- may realize a profit or suffer a loss under the contract to perform services for the person;
- has continuing or recurring business liabilities or obligations; and
- the success or failure of the individual’s business depends on the relationship of business receipts to expenditures.
Although not listed as one of the elements, there is sometime a registration requirement under Minnesota Statutes Section 326B.701. Any individual who is not registered, if required by section 326B.701, is presumed to be an employee. However, this presumption is rebuttable if it is shown that the would be employee met all nine elements above at the time services were performed.
Trucking and Messenger/Courier Industry: Seven-Element Test (Minnesota Statutes Section 176.043)
Within the trucking industry, an individual operating a car, van, truck, tractor, or a truck-tractor licensed and registered by a governmental motor vehicle agency is an employee unless each of the following elements are present:
- the individual owns the equipment or holds it under a bona fide lease arrangement;
- the individual is responsible for the maintenance of the equipment;
- the individual is responsible for the operating costs, including fuel, repairs, supplies, vehicle insurance, and personal expenses. The individual may be paid the carrier’s fuel surcharge and incidental costs, including, but not limited to, tolls, permits, and lumper fees;
- the individual is responsible for supplying the necessary personal services to operate the equipment;
- the individual’s compensation is based on factors related to the work performed, such as a percentage of any schedule of rates, and not on the basis of the hours or time expended;
- the individual substantially controls the means and manner of performing the services, in conformance with regulatory requirements and specifications of the shipper; and
- the individual enters into a written contract that specifies the relationship to be that of an independent contractor and not that of an employee.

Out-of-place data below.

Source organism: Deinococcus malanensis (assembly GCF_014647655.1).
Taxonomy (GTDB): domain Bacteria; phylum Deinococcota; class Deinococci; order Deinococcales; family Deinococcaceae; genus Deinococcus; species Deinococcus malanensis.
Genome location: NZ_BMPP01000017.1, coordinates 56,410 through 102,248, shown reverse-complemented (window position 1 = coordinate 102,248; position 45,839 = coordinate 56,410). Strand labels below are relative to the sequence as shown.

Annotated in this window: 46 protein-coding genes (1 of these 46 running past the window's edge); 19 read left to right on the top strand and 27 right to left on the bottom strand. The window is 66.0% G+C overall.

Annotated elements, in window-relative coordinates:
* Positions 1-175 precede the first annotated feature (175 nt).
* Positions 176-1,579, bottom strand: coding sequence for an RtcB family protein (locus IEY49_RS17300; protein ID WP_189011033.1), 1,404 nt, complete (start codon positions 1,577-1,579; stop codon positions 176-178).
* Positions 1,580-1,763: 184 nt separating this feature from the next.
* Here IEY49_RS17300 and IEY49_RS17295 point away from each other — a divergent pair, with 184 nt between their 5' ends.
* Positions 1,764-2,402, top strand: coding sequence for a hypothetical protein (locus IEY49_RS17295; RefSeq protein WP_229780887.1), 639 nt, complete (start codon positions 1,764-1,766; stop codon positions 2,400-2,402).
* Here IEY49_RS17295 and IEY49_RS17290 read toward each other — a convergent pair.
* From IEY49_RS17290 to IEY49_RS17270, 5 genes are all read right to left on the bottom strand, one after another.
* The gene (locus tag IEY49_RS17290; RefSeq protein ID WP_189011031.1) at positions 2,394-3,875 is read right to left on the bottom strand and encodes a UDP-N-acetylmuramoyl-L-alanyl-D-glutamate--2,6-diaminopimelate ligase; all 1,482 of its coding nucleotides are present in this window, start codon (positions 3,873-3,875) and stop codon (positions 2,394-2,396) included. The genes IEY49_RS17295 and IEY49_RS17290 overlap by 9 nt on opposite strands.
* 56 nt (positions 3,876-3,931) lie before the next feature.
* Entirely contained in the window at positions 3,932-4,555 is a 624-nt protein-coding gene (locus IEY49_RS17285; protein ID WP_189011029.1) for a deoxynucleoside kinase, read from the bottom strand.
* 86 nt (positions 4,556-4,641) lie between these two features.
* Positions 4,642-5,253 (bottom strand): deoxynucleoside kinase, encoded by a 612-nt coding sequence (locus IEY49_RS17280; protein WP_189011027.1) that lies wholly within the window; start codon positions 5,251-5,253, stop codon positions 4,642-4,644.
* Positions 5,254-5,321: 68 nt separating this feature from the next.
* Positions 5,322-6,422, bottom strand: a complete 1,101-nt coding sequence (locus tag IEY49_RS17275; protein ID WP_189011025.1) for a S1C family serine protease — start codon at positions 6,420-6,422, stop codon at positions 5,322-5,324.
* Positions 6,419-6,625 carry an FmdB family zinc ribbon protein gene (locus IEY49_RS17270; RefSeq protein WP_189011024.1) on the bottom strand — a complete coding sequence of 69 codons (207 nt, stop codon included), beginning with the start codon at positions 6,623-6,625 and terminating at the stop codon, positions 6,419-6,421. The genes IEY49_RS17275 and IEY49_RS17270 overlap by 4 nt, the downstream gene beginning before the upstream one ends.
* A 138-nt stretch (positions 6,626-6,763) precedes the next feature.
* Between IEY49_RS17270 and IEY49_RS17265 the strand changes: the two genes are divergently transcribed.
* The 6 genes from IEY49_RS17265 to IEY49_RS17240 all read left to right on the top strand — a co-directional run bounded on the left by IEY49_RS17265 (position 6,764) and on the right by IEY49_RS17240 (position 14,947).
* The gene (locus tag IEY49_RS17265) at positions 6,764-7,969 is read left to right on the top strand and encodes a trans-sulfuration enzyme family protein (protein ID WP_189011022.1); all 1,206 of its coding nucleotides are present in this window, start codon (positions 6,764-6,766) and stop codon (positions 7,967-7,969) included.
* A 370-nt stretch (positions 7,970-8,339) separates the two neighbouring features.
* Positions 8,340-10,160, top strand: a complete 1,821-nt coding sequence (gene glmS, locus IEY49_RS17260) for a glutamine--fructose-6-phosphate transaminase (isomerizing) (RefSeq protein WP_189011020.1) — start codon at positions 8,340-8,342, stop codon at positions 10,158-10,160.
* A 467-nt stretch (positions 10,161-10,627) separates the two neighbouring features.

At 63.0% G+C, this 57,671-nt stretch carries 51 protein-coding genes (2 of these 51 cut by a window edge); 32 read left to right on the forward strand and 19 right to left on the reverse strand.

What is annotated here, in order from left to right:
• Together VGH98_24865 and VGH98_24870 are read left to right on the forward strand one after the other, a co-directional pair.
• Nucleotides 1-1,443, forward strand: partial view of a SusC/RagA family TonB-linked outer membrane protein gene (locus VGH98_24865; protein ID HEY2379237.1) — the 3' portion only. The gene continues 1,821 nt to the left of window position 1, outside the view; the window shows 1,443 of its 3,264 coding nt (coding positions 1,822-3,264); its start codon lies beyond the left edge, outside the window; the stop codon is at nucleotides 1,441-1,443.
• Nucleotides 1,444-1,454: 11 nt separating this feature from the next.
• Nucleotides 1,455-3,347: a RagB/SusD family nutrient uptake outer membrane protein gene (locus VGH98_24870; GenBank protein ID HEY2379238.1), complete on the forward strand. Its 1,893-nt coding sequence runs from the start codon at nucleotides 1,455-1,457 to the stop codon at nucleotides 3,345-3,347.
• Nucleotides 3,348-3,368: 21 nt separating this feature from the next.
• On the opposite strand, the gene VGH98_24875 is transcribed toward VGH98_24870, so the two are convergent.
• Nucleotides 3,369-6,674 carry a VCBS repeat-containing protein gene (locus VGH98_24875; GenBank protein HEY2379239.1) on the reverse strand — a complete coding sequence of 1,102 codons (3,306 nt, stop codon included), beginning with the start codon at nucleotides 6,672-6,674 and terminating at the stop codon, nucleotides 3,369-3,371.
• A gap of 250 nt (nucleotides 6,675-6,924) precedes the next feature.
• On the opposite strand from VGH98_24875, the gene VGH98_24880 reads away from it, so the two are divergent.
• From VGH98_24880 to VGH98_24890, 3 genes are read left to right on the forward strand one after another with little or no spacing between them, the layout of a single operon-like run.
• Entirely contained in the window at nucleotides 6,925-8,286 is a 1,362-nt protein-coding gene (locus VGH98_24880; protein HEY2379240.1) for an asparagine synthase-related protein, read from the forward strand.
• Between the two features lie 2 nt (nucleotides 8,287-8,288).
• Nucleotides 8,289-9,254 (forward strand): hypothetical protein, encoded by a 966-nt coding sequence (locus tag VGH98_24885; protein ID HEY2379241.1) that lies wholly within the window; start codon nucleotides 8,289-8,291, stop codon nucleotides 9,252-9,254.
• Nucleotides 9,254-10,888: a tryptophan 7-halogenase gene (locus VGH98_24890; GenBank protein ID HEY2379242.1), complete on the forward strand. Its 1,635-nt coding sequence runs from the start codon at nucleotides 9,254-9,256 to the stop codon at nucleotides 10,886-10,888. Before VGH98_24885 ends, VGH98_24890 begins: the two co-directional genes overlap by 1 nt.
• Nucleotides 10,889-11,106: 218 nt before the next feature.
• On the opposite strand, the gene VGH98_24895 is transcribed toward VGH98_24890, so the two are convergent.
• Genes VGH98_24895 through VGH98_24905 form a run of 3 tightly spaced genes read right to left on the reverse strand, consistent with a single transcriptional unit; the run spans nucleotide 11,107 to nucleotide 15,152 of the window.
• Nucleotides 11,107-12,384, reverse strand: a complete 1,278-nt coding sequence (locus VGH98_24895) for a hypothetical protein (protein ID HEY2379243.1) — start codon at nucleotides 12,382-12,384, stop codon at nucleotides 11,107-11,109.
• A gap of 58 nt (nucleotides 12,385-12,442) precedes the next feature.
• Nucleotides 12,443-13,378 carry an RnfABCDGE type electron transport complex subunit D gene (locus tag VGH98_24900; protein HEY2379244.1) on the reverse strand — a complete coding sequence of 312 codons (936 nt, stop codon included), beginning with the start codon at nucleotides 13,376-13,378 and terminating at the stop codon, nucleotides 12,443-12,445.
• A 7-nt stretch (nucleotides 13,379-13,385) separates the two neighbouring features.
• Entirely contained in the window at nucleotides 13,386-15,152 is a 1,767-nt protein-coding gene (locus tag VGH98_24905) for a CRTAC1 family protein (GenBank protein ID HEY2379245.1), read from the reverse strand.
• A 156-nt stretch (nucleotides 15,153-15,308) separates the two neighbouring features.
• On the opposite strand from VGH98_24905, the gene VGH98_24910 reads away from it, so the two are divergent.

Why Knowing the Difference Is Important For Your Business
Not knowing the legal difference between an employee and an independent contractor can have severe legal consequences and penalties. Legal consequences can be lawsuits from workers (individually or through class or collective actions). Business owners can also face legal consequences through governmental investigations resulting in server penalties. Penalties for misclassifications may include penalties for failure to provide or have workers’ compensation insurance (under Minnesota, unless an employer is excluded, employers must provider workers compensation liability insurance. Penalties for non-compliance can be up to $1,000 per employee per week during the time an employer was not in compliance), tax penalties, penalties for not paying unemployment insurance, wage issues (e.g. not paying at least minimum wage; recordkeeping penalties for failure to provide certain required notices) and penalties for violating other state or federal employment statutes and regulations.
Additionally, Minnesota governmental agencies such as the Minnesota Attorney General (broad authority to investigate violations of Minnesota’s wage-related laws, including worker misclassification); the Department of Labor and Industry (authority to investigate violations of and enforce wage related issues as well as enforce the workers’ compensation insurance requirement under the department’s Special Compensation Fund division); the Department of Employment and Economic Development (enforces worker misclassification laws as part of its authority to administer the unemployment insurance program); and the Minnesota Department of Revenue (authority to enforce employers’ compliance with tax issues) have authority to investigate your business.
Investigations by these agencies can be overwhelming to employers, requiring the investment of time, effort, and resources to adequately address them. Worse still, the liability can often extend to individual business owners in their personal capacity, even if the owner has a limited liability entity in place. Thus, the best course of action is to take care that your workforce is properly classified at the front end, particularly if your business relies heavily on independent contractors to handle its operations.
To learn more about employee and independent contractor classifications, or if you have other employment and labor law questions or issues, Daniel K. Asiedu can be reached at [email protected] or by calling (952) 746-2137. Hellmuth & Johnson’s Employment Law Attorneys can be reached at (952) 941-4005.